Print

Print


If you read the earlier exchange about his car, you would see it was clear from letters I quoted that it did belong to him.
Nancy

>>> Ken Armstrong <[log in to unmask]> 04/04/11 4:22 PM >>>
David,

Ah, the motor car. I don't think it was his, was it? Although from the
description of his driving skills, why would anyone lend it to
him.........My mother's estate just a few years ago was valued at about
$600,000 plus, which gave her an income of about $27,000 a year, varying
a little bit with the stock market. If your reckoning is correct, TSE
would have been sitting much more pretty at the end of his life, perhaps
living on four times or more my mother's 27K, which sounds quite
comfortable to me but not what anyone would call wealthy. Probably, as
you point out, that Nobel prize did make a big difference for what
amounted to his married life with Valerie. The original question was
whether he made much money from his poetry, not whether he was a pauper
or one of the super rich. I'm merely saying he occupied some of the vast
territory in between and that excessive wealth was never one of his
problems. He did, as no one has acknowledged, travel and lecture for the
purpose of earning money through most of his life.

Ken A

David Boyd wrote:
>
> Ken
>
> You must be very rich indeed if you can dismiss 105,000 at 1965
> values as 'not wealthy'
>
> - this sum alone equates to 2009 values to over 1.5 million pounds,
> just inflating it by retail price index inflation or to 3,150,000
> inflating in line with average earnings - not insubstantial wealth,
> I'd suggest
>
> (in order to avoid death duties (taxes) Eliot's estate was probably
> minimised in favour of the much-younger Valerie anyway.)
>
> And there was a thread some time ago about the much-younger and
> more-impecunious Eliot still being financially-able to own and run a
> motor car c 1930 - in those days, in itself only the preserve of the
> well-to-do.
> On 4 April 2011 16:07, Ken Armstrong <[log in to unmask]
> <mailto:[log in to unmask]>> wrote:
>
> David,
>
> What an estate is worth at the time of death, though, is also not
> necessarily a fair way to look at a person's "wealth" during his
> lifetime. The source you mention says in excess of 105,000 pounds.
> But for the majority of his life, did he not undertake lecture
> tours and the like to supplement his income? What would 105,000
> pounds translate to today? Nothing, as an estate valuation, that
> would be considered wealthy I'll wager.
>
> Ken A
>
>
> David Boyd wrote:
>
>
> I'd suggest your comments are somewhat misinformed, Kate
> If anyone has access to the Oxford Dictionary of National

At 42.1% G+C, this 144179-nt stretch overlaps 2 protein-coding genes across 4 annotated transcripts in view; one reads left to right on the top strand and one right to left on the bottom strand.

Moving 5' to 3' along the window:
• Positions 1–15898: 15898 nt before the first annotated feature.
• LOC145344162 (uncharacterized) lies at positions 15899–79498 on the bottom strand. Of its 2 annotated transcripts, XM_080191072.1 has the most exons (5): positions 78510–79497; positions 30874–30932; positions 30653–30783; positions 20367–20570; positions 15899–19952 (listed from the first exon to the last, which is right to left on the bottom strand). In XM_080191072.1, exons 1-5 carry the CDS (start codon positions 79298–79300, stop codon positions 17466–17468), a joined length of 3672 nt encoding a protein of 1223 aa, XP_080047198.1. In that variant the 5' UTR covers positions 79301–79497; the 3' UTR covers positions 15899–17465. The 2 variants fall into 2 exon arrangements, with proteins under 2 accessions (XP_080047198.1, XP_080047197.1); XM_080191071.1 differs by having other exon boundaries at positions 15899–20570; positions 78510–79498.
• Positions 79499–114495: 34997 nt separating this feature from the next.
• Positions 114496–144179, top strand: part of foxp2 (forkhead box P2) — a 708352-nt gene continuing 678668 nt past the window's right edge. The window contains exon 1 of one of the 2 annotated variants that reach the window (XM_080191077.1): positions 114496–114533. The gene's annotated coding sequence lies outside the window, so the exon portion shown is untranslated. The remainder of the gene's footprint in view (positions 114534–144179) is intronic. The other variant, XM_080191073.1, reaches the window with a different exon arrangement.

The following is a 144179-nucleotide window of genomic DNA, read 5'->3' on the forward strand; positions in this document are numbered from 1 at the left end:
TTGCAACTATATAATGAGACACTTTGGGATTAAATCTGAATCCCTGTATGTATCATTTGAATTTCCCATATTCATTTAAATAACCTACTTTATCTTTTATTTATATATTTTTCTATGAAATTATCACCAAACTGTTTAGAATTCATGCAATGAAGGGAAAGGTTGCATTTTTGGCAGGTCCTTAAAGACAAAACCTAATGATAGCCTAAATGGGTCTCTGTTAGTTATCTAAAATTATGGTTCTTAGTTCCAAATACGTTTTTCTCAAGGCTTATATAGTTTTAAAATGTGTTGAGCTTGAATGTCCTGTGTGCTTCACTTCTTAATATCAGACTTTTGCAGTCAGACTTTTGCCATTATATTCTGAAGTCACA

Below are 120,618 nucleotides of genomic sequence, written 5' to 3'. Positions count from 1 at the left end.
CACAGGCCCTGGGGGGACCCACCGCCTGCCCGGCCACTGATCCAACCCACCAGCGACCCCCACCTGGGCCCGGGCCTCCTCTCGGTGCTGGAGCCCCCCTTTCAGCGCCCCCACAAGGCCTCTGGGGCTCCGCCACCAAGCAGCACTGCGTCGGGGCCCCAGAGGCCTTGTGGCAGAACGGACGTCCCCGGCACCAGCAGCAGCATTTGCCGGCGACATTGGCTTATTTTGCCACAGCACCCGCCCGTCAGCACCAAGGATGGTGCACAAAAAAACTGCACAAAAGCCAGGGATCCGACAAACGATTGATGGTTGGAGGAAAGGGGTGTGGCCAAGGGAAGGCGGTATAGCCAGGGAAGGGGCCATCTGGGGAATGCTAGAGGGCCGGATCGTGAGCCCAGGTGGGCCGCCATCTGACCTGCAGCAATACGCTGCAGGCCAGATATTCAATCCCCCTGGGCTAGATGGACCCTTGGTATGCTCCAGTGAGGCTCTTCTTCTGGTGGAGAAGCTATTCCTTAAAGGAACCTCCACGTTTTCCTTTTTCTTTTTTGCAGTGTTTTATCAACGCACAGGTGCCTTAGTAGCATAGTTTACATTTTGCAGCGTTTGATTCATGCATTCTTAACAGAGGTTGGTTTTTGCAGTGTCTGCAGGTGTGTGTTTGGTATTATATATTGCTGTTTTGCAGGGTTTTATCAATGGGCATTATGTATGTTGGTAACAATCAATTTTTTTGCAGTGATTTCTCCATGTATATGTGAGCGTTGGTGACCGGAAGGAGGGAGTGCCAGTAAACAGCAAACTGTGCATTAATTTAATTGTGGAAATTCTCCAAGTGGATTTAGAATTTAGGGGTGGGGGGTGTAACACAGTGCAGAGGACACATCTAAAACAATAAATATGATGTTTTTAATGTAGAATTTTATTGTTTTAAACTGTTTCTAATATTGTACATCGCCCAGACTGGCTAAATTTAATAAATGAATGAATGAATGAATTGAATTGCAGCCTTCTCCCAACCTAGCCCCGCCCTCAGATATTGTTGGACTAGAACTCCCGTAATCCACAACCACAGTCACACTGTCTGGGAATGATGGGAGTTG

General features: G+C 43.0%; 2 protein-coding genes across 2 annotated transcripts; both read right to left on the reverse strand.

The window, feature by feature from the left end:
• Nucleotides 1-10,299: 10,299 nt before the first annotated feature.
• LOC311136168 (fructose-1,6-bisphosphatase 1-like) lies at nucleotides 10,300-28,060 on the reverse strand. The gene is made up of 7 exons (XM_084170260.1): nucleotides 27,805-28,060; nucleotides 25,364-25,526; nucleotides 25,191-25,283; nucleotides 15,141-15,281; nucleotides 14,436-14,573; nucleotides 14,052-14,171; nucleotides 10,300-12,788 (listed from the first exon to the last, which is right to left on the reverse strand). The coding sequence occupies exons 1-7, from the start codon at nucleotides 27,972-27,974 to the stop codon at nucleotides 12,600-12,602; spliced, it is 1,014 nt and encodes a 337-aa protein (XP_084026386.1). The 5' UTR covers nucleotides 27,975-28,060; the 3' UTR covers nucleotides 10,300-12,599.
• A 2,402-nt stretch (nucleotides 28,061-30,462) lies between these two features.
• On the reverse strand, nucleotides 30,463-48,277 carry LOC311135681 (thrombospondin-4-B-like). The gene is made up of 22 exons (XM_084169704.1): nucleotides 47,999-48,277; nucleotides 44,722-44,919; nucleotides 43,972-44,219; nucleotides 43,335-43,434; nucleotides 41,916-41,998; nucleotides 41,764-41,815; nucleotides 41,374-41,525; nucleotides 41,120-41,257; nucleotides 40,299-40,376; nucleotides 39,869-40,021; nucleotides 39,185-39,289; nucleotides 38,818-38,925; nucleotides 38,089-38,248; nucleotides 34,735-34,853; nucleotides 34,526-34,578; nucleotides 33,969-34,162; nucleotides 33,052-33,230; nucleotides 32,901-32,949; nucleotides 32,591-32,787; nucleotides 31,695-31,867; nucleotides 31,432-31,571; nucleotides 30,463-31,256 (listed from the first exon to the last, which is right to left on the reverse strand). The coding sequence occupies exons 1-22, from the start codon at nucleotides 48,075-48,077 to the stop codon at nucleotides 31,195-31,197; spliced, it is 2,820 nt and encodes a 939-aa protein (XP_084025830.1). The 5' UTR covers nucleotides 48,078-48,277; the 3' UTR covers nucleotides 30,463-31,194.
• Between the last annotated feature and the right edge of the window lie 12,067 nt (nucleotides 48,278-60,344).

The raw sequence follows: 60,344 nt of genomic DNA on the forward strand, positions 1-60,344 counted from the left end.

> Biography, I believe Eliot's entry will end as they all do
> with the value of his estate upon his death.
> I have no idea, except I'd guess it was a very very large sum
> of money - for just one example, the Nobel Prize for
> Literature is worth a fortune alone.
> And then there was his exceedingly well-paid directorship of
> Fabers etc etc etc
> It's true that sales of poetry can never have netted Eliot
> the vast sums of money that prose publishing brought to eg Sir
> Walter Scott or Charles Dickens or even Thomas Hardy, but
> Eliot undoubtedly became a very wealthy man indeed and of
> course Valerie must have a very healthy income indeed from
> worldwide royalties especially from the musical 'Cats'
> It's also true of course that Eliot struggled financially
> when younger, but that's by no means unusual for any writer or
> actor or similar, and it has little bearing on his eventual
> glittering prosperity.
> regards
> David
>
> - Show quoted text -
> On 3 April 2011 06:11, Kate Troy <[log in to unmask]
> <mailto:[log in to unmask]> <mailto:[log in to unmask]
> <mailto:[log in to unmask]>>> wrote:
> How much money did Eliot make from his poetry? Not much, I
> take it. He had to work at a bank and rely on patrons. I
> hear that Byron made a little, but how much was a little? Of
> course, he had family money. Rod McKuen was the first poet
> who made a million dollars from his poetry, and he wrote bad
> poetry. But, he also wrote a good translation of a French
> song that was more than a translation. So, tit for tat. Kate
>
> On 3 April 2011 06:11, Kate Troy <[log in to unmask]
> <mailto:[log in to unmask]> <mailto:[log in to unmask]
> <mailto:[log in to unmask]>>> wrote:
>
> How much money did Eliot make from his poetry? Not much, I
> take
> it. He had to work at a bank and rely on patrons. I hear that
> Byron made a little, but how much was a little? Of course,
> he had
> family money. Rod McKuen was the first poet who made a million
> dollars from his poetry, and he wrote bad poetry. But, he also
> wrote a good translation of a French song that was more than a
> translation. So, tit for tat.
> Kate
>
>
>